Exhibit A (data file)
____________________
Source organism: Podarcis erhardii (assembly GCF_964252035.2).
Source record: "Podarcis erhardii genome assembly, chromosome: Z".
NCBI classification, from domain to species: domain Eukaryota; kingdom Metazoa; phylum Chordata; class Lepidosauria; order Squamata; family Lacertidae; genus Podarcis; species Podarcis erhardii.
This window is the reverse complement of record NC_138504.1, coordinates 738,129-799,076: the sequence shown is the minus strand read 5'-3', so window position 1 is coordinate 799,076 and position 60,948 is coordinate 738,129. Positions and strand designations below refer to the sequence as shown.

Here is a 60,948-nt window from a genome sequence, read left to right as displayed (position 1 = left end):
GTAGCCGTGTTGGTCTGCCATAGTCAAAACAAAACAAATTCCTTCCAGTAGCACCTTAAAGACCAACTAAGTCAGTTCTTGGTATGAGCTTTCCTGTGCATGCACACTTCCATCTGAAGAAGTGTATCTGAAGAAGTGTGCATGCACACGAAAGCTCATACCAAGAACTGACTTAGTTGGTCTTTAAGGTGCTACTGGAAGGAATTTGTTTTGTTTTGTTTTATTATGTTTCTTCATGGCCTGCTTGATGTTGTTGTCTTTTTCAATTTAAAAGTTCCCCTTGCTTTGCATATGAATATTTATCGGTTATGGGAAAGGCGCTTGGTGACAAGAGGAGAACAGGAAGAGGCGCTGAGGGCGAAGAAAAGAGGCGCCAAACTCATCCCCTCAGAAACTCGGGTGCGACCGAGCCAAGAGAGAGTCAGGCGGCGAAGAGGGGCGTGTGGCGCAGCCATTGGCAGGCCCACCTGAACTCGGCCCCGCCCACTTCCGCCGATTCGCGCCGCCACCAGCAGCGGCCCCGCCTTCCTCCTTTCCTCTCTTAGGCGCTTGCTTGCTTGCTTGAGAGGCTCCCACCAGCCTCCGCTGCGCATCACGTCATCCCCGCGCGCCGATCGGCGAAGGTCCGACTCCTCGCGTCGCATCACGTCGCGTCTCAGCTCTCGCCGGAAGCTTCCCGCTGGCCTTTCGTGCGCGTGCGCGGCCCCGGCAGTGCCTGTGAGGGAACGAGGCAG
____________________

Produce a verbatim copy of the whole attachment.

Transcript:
Source organism: Podarcis erhardii (assembly GCF_964252035.2).
Source record: "Podarcis erhardii genome assembly, chromosome: Z".
NCBI classification, from domain to species: domain Eukaryota; kingdom Metazoa; phylum Chordata; class Lepidosauria; order Squamata; family Lacertidae; genus Podarcis; species Podarcis erhardii.
This window is the reverse complement of record NC_138504.1, coordinates 738,129-799,076: the sequence shown is the minus strand read 5'-3', so window position 1 is coordinate 799,076 and position 60,948 is coordinate 738,129. Positions and strand designations below refer to the sequence as shown.

Here is a 60,948-nt window from a genome sequence, read left to right as displayed (position 1 = left end):
GTAGCCGTGTTGGTCTGCCATAGTCAAAACAAAACAAATTCCTTCCAGTAGCACCTTAAAGACCAACTAAGTCAGTTCTTGGTATGAGCTTTCCTGTGCATGCACACTTCCATCTGAAGAAGTGTATCTGAAGAAGTGTGCATGCACACGAAAGCTCATACCAAGAACTGACTTAGTTGGTCTTTAAGGTGCTACTGGAAGGAATTTGTTTTGTTTTGTTTTATTATGTTTCTTCATGGCCTGCTTGATGTTGTTGTCTTTTTCAATTTAAAAGTTCCCCTTGCTTTGCATATGAATATTTATCGGTTATGGGAAAGGCGCTTGGTGACAAGAGGAGAACAGGAAGAGGCGCTGAGGGCGAAGAAAAGAGGCGCCAAACTCATCCCCTCAGAAACTCGGGTGCGACCGAGCCAAGAGAGAGTCAGGCGGCGAAGAGGGGCGTGTGGCGCAGCCATTGGCAGGCCCACCTGAACTCGGCCCCGCCCACTTCCGCCGATTCGCGCCGCCACCAGCAGCGGCCCCGCCTTCCTCCTTTCCTCTCTTAGGCGCTTGCTTGCTTGCTTGAGAGGCTCCCACCAGCCTCCGCTGCGCATCACGTCATCCCCGCGCGCCGATCGGCGAAGGTCCGACTCCTCGCGTCGCATCACGTCGCGTCTCAGCTCTCGCCGGAAGCTTCCCGCTGGCCTTTCGTGCGCGTGCGCGGCCCCGGCAGTGCCTGTGAGGGAACGAGGCAG